SecurityBrief Australia - Technology news for CISOs & cybersecurity decision-makers
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Australian firms express concern over insufficient cloud security
Thu, 23rd Nov 2023

New research conducted by Illumio, a Zero Trust Segmentation company, has revealed that a concerning 60% of Australian security workers believe that the state of cloud security is currently insufficient, posing a high risk to their businesses. The research also found that the average cloud breach cost Australian businesses near AUD $4.9M.

The study was carried out by independent research firm Vanson Bourne, and involved a comprehensive survey of 1,600 global IT and security decision-makers, including 200 respondents from Australia. It sought to probe the state of cloud security within Australia, the impact of cloud breaches, and reasons why traditional cloud security technologies could be failing to adequately protect local businesses.

Key findings from the study indicate that nearly half (47%) of all data breaches in Australia in the past year originated from the cloud, reinforcing the belief of 6 in 10 respondents that cloud security was falling short and significantly endangering their businesses. While cloud breaches cost businesses millions of dollars each year, roughly AUD $4.9M on average, shockingly 50% of businesses are operating under the assumption that breaches are not unavoidable.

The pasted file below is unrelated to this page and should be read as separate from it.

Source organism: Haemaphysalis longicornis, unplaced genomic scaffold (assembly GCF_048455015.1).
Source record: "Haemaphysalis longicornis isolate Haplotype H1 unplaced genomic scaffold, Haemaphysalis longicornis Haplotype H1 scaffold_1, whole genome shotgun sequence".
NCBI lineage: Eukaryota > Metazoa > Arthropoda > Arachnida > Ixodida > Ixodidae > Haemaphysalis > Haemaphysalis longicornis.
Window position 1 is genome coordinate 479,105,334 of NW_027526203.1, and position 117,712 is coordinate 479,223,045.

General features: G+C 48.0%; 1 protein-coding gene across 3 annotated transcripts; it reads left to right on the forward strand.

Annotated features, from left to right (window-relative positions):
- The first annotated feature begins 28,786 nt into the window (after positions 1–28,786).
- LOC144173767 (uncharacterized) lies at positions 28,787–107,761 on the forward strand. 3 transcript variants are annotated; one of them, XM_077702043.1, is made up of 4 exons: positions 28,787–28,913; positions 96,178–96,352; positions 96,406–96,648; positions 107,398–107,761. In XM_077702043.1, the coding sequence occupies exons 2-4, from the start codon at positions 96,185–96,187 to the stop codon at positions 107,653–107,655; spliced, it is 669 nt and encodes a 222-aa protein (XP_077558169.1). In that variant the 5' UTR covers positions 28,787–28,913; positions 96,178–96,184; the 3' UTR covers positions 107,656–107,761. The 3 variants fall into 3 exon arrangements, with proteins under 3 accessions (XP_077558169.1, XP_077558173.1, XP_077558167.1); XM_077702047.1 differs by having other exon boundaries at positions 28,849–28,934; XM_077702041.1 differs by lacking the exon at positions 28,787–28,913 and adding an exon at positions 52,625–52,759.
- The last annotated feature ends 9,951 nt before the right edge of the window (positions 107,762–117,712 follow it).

Furthermore, the research uncovered the critical importance of Zero Trust Segmentation (ZTS) in ensuring cloud resilience. A staggering 98% of local respondents expressed their agreement that ZTS is a crucial component of any cloud security strategy as it enhances digital trust (60%) and ensures business continuity (62%), while also strengthening cyber resilience (60%).

An overwhelming 96% of Australian organisations are storing their most sensitive data—including financial details, business intelligence, and personally identifiable information (PII)—on the cloud. However, over 90% of surveyed have concerns that unnecessary or unauthorized connections between cloud services are heightening the likelihood of a data breach. Workloads and data overlapping traditional boundaries (45%), a lack of understanding of responsibilities between cloud providers and vendors (45%), a lack of visibility across multi-cloud deployments (38%), social engineering attacks (34%), and rising malware and ransomware attacks (33%) were identified as the primary threats to cloud security.

The majority of Australian respondents firmly believe their current approach to cloud security is resulting in severe risks. 95% expressed the need for improved visibility of connectivity with third-party software, and a similarly high percentage (95%) noted that this lack of visibility is impacting their ability to react swiftly to cloud breaches. The most pressing fears among local respondents concerning a cloud breach include reputational damage and loss of public trust (39%), loss of sensitive data (36%), and loss of revenue-generating services (35%).

John Kindervag, Chief Evangelist at Illumio, emphasised that due to the dynamic and interconnected nature of cloud environments, they are "increasingly challenging for security teams to navigate with legacy solutions". He added that businesses require contemporary security solutions that offer real-time visibility and containment by default to mitigate risks and optimise opportunities provided by the cloud. "I'm optimistic that nearly every security team is prioritising improving cloud security in the months ahead, and that they see solutions like ZTS as an essential piece of their Zero Trust journey," said Kindervag.